Central Banking With a Straight Face
Over time, central banks have been given additional objectives and have expanded their policy toolkits accordingly, particularly when called upon to prevent major shocks from triggering global depressions. But with policy innovation comes new risks, not least to central banks’ independence.
BASEL – How often have you heard that the US Federal Reserve has a dual mandate to promote both price stability and maximum employment? Did you know that the claim is false? Under the Federal Reserve Reform Act of 1977, the Fed also has a third mandate: to ensure moderate long-term interest rates.
There is nothing unusual about this objective. Central banks over the years have sought to prevent sudden increases in government bond yields. In the 1930s, for example, the US Treasury wanted the Fed to cap bond yields, leading to a compromise whereby the Fed agreed to maintain orderly market conditions. Even the landmark Treasury-Fed Accord of 1951, which restored the central bank’s independence after World War II, required the Fed to “assure the successful financing of the government’s requirements and, at the same time, to minimize monetization of the public debt.”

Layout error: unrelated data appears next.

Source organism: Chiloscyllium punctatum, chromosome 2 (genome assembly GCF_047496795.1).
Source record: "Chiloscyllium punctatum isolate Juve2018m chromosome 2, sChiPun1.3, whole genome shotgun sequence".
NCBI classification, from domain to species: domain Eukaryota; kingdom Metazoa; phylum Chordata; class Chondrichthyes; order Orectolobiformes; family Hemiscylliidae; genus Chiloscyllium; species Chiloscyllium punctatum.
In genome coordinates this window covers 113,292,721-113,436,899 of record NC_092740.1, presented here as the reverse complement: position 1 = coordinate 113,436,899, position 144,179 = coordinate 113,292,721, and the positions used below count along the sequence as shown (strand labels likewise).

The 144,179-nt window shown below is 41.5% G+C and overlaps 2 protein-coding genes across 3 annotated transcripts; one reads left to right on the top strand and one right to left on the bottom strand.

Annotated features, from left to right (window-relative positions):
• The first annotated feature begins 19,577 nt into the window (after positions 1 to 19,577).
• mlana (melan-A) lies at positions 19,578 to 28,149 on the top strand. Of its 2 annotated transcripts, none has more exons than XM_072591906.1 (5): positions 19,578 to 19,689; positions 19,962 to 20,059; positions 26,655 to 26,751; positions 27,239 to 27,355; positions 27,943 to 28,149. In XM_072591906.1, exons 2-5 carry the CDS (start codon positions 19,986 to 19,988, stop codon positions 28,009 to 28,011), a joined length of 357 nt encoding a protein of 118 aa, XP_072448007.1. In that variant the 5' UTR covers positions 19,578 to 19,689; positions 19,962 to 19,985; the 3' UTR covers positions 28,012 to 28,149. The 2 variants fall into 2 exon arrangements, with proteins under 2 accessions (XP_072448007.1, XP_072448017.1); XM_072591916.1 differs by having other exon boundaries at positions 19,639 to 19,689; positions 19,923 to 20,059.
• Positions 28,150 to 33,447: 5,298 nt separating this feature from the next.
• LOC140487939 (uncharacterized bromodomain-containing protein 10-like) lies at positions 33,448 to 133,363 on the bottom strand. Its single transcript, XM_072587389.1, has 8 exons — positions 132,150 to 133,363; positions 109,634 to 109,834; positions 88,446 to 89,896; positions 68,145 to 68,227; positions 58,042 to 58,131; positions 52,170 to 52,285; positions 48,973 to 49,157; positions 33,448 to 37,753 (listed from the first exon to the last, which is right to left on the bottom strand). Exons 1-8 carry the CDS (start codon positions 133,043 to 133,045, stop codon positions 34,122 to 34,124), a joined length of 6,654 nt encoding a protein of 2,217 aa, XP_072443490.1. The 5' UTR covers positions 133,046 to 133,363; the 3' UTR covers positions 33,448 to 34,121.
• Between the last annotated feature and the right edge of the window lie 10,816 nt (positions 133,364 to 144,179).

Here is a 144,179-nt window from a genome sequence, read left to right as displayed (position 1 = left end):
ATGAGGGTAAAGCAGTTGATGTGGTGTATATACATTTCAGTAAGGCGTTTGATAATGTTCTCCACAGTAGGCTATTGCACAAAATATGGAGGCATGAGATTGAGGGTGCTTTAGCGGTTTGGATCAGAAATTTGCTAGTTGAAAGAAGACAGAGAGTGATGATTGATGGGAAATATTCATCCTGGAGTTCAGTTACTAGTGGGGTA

In fact, the Fed has a fourth objective, because it (like virtually all other central banks) is responsible for ensuring a stable financial system. The catch, here, is that most major central banks before the 2008 financial crisis had only one monetary policy instrument with which to carry out these tasks: the overnight interest rate in interbank markets. Hence, conventional academic thinking in the 1990s focused on a single, short-term instrument, which proved very convenient for keeping central banks out of political trouble.